Many marchers hit the streets in regular attire, but the crowd included more than it's share of colorful costumes. Pictured, we think it’s the sandals that really sell this outfit.
Some marchers seemed either embarassed to be seen or were adopting terrorist chic?
We’re thinking he’s getting some inaccurate surface temperature readings underneath that helmet; might skew the trendline.
Things must be cooling off in Manhattan these days.
Marchers re-charge their karmic batteries and get in tune with Gaia before hitting the streets.
In a day of odd scenes, this one may have been the oddest. Quipped @OrwellForks: “The ScienceTM is settled!”
SIGNS OF THE TIMES: Left-wing marchers always bring out a colorful cast of characters and signage. Here’s a sampling of placards from the march in New York City and a handful from elsewhere around the ever-“warming” world.
Because those trees and flowers are busy consuming carbon dioxide and emitting the air you breathe.
The science (fiction) is settled.
“#NotACult!” (Adam Baldwin, @AdamBaldwin)
“Hula hoop hippie thinks CO2 emitters are raping our mother” (Tom Nelson, @tan123)
Also: Largest provider of the freedom you’re partaking in on a fine Sunday afternoon. (Image via Michelle Malkin, @michellemalkin)
Left-wing politics are never far from the surface. (Image via Linda Sarsour, @lsarsour)
The real "climate" agenda.
"I thought this was about climate" (Kyle Underwood, @wx8)
The Red Menace.
Don’t Burn Gas — Pass Gas. (Image via Angie Normandale, @AngieNormandale)
Sassing Mother Nature?
Got CityBike?
Because you need a hobby?
Progeny of the Guardians of the PC Galaxy
It’s raining men! (Image via Josh Smith, @ThisIsJoshSmith)
Is that a dinosaur or a Transformer?
Another witty admonition. (Image via Paul B. Raushenbush, @raushenbush)
OK, then.
GARBAGE IN, GARBAGE OUT: Concern for the environment didn’t stop some of the marchers from dirtying up the parade route, as some irked Twitter users observed. Noted @chelsea_elisa: “Litter left by the #PeopleClimateMarch. Their love for the earth is so real, they couldn't even use a trash can.”
“Pic of Trash at #climatemarch SMH freydkin: Somehow this doesn't seem too green to me #trashoverload #climatemarch” (VK, @vickikellar)
“The #ClimateMarch is trashing & polluting NYC. Reusable food containers? None” (Climate News, @ClimateNewsCA)
The slaughter of trees to make single-use environmental activist signs continues unabated. (Image via Alexander the Great, @EnblockGarand)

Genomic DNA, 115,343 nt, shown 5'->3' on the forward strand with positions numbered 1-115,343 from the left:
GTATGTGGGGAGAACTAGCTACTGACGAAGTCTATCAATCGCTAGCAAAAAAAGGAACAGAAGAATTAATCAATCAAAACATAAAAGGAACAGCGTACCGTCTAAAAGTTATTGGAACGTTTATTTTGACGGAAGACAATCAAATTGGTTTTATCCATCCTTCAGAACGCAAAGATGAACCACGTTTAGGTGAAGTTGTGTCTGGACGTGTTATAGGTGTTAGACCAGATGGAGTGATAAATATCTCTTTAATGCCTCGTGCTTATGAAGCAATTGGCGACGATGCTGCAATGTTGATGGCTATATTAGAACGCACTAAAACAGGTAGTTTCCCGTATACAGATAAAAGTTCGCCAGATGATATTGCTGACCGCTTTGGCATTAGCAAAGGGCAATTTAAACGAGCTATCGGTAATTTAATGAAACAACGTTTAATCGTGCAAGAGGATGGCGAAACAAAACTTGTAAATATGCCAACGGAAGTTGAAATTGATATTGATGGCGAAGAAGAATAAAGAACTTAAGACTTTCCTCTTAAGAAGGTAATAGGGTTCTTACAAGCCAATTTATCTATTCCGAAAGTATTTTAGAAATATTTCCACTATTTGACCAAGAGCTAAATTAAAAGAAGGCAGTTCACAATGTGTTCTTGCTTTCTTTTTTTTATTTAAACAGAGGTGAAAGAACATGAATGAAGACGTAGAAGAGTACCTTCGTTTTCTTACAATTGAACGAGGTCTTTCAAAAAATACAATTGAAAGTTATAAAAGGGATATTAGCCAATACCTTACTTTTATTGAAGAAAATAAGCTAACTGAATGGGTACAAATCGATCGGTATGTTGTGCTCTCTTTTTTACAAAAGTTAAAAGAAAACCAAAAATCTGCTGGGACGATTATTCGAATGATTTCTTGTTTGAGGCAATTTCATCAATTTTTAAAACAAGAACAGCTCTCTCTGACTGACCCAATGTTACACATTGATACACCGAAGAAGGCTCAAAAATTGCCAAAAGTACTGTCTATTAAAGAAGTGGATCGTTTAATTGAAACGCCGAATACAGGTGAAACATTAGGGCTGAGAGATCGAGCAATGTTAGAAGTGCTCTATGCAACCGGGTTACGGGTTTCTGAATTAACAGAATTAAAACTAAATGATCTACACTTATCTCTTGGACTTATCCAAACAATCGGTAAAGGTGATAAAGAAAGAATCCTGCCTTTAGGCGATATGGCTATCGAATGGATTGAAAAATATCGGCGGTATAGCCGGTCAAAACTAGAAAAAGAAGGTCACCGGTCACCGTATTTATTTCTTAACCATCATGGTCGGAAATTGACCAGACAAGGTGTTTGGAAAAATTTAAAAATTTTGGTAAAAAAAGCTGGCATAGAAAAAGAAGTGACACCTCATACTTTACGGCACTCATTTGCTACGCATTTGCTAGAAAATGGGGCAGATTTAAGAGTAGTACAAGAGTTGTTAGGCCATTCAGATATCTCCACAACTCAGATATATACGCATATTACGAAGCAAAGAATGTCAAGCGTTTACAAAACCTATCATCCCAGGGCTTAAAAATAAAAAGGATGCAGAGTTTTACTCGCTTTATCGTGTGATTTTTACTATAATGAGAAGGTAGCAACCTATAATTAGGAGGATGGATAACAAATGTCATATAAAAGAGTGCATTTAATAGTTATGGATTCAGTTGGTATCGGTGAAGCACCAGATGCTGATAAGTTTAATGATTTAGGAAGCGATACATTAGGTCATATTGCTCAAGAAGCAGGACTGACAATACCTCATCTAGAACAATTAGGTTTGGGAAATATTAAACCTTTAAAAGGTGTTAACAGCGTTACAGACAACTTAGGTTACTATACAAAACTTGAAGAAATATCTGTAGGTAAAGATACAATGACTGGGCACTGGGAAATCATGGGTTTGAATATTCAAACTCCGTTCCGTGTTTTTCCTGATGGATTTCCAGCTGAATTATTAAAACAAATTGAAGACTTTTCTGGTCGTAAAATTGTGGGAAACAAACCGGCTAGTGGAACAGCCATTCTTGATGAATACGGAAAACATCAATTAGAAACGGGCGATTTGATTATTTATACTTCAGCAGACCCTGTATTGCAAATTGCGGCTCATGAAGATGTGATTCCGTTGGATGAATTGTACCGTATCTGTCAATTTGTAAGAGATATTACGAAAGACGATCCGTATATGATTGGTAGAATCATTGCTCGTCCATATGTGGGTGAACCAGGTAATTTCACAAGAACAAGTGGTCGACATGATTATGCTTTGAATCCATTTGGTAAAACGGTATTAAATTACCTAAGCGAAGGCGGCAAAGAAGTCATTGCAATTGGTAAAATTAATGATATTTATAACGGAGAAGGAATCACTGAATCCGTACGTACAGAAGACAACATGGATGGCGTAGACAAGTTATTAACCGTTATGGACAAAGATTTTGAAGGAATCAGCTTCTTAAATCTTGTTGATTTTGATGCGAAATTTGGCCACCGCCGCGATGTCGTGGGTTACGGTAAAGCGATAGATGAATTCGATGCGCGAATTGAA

“Climate litter at parade gathering! #peoplesclimatemarch #ClimateHope #mothergaia “ (Dahlhalla, @dahlhalla)
(Image via Oliver Darcy, @oliverdarcy)
(Image via Oliver Darcy, @oliverdarcy)
Don’t worry, we’re not blaming you.
USAF's 65th Aggressor Squadron
Sep. 19, 2014
The Pentagon budget axe is falling on a unique Air Force squadron, one of only three that the flying force uses to train pilots in realistic dogfights simulating enemy aircraft. Here’s a look at the 65th Aggressor Squadron and its F-15 fighters.
The Pentagon has announced it will stand down the 65th Aggressor Squadron (65th AGRS) later this month. Stationed at Nellis Air Force Base, the 65th AGRS is one of only three Aggressor squadrons in the Air Force; the others are the 64th AGRS, also at Nellis, and the 18th AGRS at Eielson Air Force Base in Alaska. (Photo: Staff Sergeant William Coleman)
Though the Air Force will retain two operational Aggressor squadrons, the 65th AGRS is the only one that flies the F-15 Eagle; the other units fly mainly F-16 Falcons. Pictured, two 65th AGRS F-15s over the Nellis range. (Photo: Master Sergeant Scott Reed)
Aggressor squadrons specialize in simulating the tactics, tendencies, and performance of enemy aircraft during realistic air-combat training. It’s their job to behave like the real enemy aircraft pilots could face when they deploy. (Photo: Staff Sergeant William Coleman)
Aggressor pilots can simulate a range of enemy aircraft and different combat scenarios during training, mimicking not only their speed and maneuverability but how they operate individually and in groups during dogfights and other missions. (Photo: Staff Sergeant William Coleman)
While the Aggressor squadron aircraft are painted in distinctive color schemes, the key to accurately simulating an enemy fighter is the skill of the pilot in knowing how the enemy thinks and behaves and the limits of their aircraft and weapons. (Photo: Staff Sergeant William Coleman)
As one Aggressor pilot tells the military-news blog Foxtrot Alpha: “Being a really realistic bad guy is an art form not a science.” (Photo: Staff Sergeant William Coleman)
65th AGRS commander Lieutenant Colonel Greg Wintil, tells the Las Vegas Review Journal: “The tougher the sparring partner you are … the tougher that practice team is, the better the real team is when they go out and fight in combat. It’s an honor to be able to go out and train and get our forces ready for combat because we may be the last guys they see before they go out the door and fight.”
Part of Air Combat Command, the Aggressor squadrons at Nellis put fellow Air Force pilots and visiting pilots from friendly nations through their paces during the massive annual Red Flag exercises. (Photo: Airman First Class Matthew Bruch)